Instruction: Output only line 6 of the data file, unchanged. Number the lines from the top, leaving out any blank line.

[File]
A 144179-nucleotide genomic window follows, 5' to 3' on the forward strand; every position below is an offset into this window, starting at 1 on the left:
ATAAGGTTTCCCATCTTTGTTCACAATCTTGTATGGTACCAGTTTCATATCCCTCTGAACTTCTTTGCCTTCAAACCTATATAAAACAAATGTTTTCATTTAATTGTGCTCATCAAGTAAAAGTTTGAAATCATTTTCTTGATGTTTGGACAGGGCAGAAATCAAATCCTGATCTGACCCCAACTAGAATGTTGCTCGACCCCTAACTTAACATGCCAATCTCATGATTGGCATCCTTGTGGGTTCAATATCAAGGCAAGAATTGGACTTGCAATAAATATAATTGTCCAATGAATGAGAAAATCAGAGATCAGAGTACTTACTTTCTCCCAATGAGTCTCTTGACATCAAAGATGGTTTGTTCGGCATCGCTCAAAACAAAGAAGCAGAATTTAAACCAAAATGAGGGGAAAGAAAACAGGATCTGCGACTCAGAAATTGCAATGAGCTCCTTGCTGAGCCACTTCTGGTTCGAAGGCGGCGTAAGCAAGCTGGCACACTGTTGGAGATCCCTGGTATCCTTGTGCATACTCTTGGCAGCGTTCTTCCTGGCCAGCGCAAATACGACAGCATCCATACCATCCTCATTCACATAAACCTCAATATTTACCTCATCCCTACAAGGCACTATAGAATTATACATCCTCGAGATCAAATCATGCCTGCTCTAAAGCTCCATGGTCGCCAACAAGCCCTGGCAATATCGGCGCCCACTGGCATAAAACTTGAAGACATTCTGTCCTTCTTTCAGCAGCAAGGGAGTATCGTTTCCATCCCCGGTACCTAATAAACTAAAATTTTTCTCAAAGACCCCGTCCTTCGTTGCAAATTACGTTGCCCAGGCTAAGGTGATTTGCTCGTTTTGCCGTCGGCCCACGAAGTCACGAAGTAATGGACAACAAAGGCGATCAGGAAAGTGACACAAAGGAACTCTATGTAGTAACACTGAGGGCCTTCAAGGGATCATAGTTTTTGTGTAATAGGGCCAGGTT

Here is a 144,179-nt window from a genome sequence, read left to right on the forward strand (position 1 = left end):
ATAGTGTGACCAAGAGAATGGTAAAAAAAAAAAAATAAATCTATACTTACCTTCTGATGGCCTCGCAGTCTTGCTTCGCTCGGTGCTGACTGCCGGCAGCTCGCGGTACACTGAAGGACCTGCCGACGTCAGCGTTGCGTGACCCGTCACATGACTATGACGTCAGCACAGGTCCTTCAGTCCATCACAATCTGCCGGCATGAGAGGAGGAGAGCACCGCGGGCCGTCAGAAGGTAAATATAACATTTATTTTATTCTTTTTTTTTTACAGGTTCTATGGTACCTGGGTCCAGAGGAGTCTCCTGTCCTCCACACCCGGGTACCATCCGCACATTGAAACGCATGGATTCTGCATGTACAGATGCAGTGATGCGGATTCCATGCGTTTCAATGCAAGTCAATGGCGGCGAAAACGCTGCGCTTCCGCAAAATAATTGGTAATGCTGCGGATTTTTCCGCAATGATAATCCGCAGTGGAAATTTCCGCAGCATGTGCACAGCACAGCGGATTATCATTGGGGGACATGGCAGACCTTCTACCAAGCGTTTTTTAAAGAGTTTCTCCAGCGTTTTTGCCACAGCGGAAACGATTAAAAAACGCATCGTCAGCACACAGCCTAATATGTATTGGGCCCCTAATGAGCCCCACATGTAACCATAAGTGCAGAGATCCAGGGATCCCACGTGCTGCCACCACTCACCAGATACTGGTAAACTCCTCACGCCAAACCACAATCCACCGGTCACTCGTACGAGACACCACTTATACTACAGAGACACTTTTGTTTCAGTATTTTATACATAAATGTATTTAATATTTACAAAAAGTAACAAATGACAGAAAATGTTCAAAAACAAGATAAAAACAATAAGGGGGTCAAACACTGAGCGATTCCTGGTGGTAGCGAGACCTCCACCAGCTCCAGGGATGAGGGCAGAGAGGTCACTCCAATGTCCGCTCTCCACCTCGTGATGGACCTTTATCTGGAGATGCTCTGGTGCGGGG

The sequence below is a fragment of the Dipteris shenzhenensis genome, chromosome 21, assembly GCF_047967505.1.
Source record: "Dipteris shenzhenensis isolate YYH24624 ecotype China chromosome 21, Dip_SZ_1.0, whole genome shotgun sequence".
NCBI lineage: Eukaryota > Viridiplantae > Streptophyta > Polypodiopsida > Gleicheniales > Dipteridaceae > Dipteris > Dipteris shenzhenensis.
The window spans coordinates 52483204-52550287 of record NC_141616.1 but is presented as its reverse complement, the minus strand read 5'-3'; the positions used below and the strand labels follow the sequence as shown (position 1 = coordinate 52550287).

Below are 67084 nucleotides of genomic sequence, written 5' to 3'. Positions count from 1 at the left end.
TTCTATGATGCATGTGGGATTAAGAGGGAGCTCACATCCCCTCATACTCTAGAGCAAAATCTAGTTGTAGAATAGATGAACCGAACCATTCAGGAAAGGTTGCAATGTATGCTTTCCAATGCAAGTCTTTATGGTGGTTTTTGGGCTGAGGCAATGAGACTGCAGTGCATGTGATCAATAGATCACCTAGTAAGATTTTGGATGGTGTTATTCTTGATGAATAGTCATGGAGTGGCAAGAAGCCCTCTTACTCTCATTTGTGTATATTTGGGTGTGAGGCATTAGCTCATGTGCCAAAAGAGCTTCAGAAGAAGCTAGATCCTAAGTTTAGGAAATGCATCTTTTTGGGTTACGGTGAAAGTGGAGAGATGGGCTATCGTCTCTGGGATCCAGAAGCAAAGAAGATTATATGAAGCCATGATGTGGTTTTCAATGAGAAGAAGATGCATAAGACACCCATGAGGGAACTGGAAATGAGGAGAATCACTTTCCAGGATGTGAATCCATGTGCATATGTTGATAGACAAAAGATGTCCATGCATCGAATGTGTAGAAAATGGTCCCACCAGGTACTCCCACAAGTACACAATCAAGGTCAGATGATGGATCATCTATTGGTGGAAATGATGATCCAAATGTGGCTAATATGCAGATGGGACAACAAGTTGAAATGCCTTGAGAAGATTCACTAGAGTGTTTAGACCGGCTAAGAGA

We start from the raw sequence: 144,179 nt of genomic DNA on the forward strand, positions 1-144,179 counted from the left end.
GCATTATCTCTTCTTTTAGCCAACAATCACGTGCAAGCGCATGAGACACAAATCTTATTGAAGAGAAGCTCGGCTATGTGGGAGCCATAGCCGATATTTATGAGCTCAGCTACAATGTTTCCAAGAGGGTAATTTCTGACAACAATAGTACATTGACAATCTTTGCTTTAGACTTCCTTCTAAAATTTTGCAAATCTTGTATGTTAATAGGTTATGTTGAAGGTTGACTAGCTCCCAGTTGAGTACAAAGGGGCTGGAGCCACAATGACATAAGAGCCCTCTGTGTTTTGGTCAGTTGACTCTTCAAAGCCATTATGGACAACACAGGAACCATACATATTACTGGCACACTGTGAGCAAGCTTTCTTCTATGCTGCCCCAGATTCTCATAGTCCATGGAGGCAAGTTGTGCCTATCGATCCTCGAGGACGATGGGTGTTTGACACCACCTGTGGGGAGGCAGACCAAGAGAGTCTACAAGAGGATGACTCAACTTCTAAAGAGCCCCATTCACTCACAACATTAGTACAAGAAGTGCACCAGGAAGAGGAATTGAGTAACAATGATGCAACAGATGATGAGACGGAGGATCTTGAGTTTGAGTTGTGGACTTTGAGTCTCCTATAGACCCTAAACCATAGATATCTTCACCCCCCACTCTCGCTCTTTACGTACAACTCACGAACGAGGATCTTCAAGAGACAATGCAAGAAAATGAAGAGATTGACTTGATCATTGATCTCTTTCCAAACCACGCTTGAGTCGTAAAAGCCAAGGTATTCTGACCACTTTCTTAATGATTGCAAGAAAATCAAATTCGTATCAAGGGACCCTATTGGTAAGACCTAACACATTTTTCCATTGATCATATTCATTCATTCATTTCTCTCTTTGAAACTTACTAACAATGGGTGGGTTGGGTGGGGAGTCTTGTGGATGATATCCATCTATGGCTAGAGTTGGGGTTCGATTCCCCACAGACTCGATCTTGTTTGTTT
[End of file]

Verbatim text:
Source record: "Dipteris shenzhenensis isolate YYH24624 ecotype China chromosome 21, Dip_SZ_1.0, whole genome shotgun sequence".